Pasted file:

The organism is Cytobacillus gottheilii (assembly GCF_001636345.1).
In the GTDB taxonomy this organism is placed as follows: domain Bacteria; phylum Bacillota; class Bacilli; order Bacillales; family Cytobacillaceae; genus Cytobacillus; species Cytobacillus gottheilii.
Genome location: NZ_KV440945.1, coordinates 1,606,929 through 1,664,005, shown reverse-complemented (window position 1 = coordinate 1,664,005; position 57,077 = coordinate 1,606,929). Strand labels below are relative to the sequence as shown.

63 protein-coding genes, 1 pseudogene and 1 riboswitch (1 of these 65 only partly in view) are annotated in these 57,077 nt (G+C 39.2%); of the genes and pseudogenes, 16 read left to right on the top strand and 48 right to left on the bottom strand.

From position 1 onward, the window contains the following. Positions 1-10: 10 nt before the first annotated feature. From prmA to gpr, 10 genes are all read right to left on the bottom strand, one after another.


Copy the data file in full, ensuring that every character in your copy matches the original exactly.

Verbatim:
The organism is Cytobacillus gottheilii (assembly GCF_001636345.1).
In the GTDB taxonomy this organism is placed as follows: domain Bacteria; phylum Bacillota; class Bacilli; order Bacillales; family Cytobacillaceae; genus Cytobacillus; species Cytobacillus gottheilii.
Genome location: NZ_KV440945.1, coordinates 1,606,929 through 1,664,005, shown reverse-complemented (window position 1 = coordinate 1,664,005; position 57,077 = coordinate 1,606,929). Strand labels below are relative to the sequence as shown.

63 protein-coding genes, 1 pseudogene and 1 riboswitch (1 of these 65 only partly in view) are annotated in these 57,077 nt (G+C 39.2%); of the genes and pseudogenes, 16 read left to right on the top strand and 48 right to left on the bottom strand.

From position 1 onward, the window contains the following. Positions 1-10: 10 nt before the first annotated feature. From prmA to gpr, 10 genes are all read right to left on the bottom strand, one after another.